Alan Wilson is a British historian specializing in the origins and ancient history of the British and the history of the ancient British kings including two real King Arthurs.
Alan Wilson talks about Britain’s two King Arthurs
Published (mirrored) on July 1, 2014 courtesy of RealBritishHistory
Arthurian research: In 1976, after a chance meeting with historical researcher, Anthony Thomas ‘Baram’ Blackett, at the public library in Newcastle upon Tyne, the two men decided to put up many thousands of pounds of their own money to fund full-time research into the origins of King Arthur.
The Arthurian stories, so popular today, came out of South-Eastern Wales into France, via the Normans, in the 12th century and this encouraged them to start their search in the same place. The search soon moved beyond Wales to include the English Midlands which had been dominated by the old Welsh Kingdoms for centuries.
To date, Wilson and Blackett have published seven books that provide information based upon Old Welsh records that date to the 12th Century. They believe that these provide a final solution to the King Arthur story and have clearly identified the true sites of the battles of Badon (Mynydd Baedan) and Camlann.
In 1983, Wilson and Blackett discovered what they believe to be King Arthur’s memorial stone at the small ruined church of St Peter-super-Montem on Mynydd-y-Gaer in Mid-Glamorgan, which they subsequently purchased. The stone was offered to the National Museum of Wales (Amguedda Werin Cymru) for analysis, but the offer was not taken up.
Subsequently it went on public display in various venues for some time. Following this, they employed the services of two archaeologists, (Professor Eric Talbot and Alan Wishart) in 1990, to lead a dig at the same place. During the excavations, which were authorised by the Royal Commission on the Ancient and Historical Monuments of Wales, several artefacts were discovered including an ancient axe, a knife and a small cross weighing two and a half pounds, that reads “Pro Anima Artorius” (“For The Soul Of Arthur”).
The cross was subsequently tested by an independent metallurgical house, Bodycote PLC, and found to be made of electrum, and so certified. The cross was offered up to the National Museum of Wales for public testing, but this also was declined.Wilson and Blackett had already identified the church as an ancient historical site possibly originally dating from the first century A.D. Other major Welsh kings are buried locally. More recently, Wilson and Blackett began a search for what was known as ‘The Greatest Work of the Cymru’ – Cyfrangon.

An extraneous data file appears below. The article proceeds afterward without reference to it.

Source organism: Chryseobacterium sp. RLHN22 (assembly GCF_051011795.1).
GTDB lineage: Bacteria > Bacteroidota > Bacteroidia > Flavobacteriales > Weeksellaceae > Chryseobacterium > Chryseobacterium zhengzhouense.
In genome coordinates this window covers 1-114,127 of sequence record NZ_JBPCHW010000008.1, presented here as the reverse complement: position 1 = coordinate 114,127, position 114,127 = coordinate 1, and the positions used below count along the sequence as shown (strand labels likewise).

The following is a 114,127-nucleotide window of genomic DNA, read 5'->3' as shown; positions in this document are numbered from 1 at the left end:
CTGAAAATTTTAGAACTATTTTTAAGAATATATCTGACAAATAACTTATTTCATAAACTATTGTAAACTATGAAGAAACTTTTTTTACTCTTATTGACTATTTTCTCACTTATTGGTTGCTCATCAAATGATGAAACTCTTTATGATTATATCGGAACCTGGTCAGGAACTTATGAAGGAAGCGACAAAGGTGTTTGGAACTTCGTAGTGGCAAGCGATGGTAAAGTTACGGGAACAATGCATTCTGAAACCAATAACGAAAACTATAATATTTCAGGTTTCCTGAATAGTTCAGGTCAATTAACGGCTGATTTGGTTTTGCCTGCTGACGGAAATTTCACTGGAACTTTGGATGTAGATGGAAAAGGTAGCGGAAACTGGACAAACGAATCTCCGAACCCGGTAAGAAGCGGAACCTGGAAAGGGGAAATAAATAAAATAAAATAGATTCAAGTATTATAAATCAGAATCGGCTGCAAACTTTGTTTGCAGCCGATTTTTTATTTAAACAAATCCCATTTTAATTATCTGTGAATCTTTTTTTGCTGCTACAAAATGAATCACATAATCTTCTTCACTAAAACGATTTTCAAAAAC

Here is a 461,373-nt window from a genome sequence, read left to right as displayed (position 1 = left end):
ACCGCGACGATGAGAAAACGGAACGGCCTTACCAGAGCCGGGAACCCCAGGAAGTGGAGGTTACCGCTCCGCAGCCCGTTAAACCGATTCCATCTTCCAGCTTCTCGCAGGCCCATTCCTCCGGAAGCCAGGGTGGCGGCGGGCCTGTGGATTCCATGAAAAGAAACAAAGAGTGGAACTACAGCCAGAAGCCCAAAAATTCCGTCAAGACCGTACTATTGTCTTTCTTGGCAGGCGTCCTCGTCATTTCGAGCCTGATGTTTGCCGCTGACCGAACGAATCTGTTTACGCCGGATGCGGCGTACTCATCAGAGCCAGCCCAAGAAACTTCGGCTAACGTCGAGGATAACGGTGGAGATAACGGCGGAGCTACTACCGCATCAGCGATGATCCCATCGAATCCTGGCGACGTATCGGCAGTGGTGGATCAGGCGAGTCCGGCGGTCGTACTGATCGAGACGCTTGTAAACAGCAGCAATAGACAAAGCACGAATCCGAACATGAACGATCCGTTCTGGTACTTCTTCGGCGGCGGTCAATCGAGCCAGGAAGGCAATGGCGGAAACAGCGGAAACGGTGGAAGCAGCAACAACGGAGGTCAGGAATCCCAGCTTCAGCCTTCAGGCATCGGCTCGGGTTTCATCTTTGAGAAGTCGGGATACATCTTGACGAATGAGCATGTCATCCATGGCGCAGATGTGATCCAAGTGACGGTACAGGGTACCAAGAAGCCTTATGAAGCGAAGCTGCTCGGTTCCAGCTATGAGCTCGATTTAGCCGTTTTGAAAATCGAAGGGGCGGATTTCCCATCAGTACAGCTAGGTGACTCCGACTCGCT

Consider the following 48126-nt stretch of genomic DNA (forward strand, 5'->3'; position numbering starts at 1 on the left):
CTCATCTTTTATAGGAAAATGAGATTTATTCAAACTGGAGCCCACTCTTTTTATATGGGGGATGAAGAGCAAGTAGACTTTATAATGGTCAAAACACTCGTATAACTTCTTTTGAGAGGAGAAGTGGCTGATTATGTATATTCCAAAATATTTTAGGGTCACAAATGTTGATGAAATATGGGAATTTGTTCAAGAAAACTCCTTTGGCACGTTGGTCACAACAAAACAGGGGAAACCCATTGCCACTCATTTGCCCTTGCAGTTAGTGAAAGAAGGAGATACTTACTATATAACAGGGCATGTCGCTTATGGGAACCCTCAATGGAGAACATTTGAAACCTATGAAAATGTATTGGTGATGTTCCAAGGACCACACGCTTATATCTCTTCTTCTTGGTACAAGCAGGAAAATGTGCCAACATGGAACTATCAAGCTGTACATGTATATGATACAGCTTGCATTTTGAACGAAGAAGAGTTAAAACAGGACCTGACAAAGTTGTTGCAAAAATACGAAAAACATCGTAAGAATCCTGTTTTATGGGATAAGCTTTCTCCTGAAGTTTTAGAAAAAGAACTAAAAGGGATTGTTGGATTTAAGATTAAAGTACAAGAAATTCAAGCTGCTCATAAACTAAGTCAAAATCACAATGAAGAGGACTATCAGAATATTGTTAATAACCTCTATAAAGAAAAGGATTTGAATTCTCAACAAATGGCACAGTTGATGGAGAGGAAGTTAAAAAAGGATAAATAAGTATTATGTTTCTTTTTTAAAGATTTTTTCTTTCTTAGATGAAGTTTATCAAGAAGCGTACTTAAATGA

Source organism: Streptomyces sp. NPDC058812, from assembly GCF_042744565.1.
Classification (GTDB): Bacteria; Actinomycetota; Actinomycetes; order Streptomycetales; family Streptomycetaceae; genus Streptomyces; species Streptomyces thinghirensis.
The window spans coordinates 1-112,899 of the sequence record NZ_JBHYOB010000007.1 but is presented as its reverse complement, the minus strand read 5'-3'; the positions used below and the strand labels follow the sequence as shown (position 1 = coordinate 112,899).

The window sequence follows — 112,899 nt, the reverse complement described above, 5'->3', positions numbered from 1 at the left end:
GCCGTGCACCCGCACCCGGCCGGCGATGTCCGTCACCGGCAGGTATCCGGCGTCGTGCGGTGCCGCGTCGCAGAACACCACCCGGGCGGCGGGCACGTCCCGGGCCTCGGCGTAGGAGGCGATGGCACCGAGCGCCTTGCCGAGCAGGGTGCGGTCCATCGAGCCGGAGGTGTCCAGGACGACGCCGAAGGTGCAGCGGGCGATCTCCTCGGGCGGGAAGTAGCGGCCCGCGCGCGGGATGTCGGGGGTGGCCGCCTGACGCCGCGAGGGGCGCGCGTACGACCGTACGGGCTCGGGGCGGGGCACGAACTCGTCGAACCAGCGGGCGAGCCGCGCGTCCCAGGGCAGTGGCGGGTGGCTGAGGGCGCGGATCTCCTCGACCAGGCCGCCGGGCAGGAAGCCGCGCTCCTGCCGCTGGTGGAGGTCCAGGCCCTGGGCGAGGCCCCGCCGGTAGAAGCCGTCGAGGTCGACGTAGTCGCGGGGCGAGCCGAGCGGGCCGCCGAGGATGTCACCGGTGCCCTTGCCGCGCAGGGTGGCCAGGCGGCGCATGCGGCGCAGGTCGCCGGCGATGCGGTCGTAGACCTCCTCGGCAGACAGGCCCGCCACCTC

This is allegedly a massive, hollow, man-made hill concealed somewhere in Wales (similar to Silbury Hill). Treasure hunters in Wales have long sought this fabled hill in which, it is believed, lie several objects of tremendous historical and archaeological value, many of which may be covered in gold or copper.
The use of deep ground probing metal detection and analysis equipment revealed non ferrous metal artefacts some fifteen feet below the surface of the hill at Twyn y Glog, near Ynysybwl in mid Glamorgan. Further investigation by collaborators proved that the original height of the hill lies some 30 or more metres below the Ordnance Survey height, and that the hill is therefore an artificial construct. (Berkly, G., 2007).
No further tests have been made to date (10 September 2007). Lecture tours: Alan Wilson and his colleague lectured extensively in the United Kingdom, including Manchester and Jesus College at the University of Oxford, and Alan Wilson gave the prestigious Bemis Lecture in Boston in 1993.
Research into claims that the Welsh settled in mid-western America in antiquity led to Wilson and his colleague, Baram Blackett, accepting invitations from American supporters to visit US sites of historical significance in 1994. The visit led to several television appearances and the deciphering of alphabetic inscriptions claimed to be in the old ‘Coelbren’ alphabet.
Wilson also concluded that the many snake mounds in the American Mid-west were of ancient Khumric-British construction. Whilst in America, the two men were also commissioned to produce a detailed genealogy for the Bush family (friends and supporters of President George H. W. Bush).
Published works: Arthur, King of Glamorgan and Gwent (with Baram Blackett, MT Byrd Partnership, 1980)
Arthur and Charter of the Kings (with Baram Blackett, MT Byrd Partnership, 1981)
Arthur The War King (with Baram Blackett, MT Byrd Partnership, 1982-3)
Artorius Rex Discovered (with Baram Blackett, MT Byrd Partnership, 1986)
The Holy Kingdom (with Adrian Gilbert and Baram Blackett, Bantam, 1998)
King Arthur Conspiracy (with Grant Berkley and Baram Blackett, Trafford, 2005)
Moses in the Hieroglyphs (with Grant Berkley and Baram Blackett, Trafford, 2006)
The Discovery of the Ark of the Covenant (with Grant Berkley and Baram Blackett, Trafford, 2007)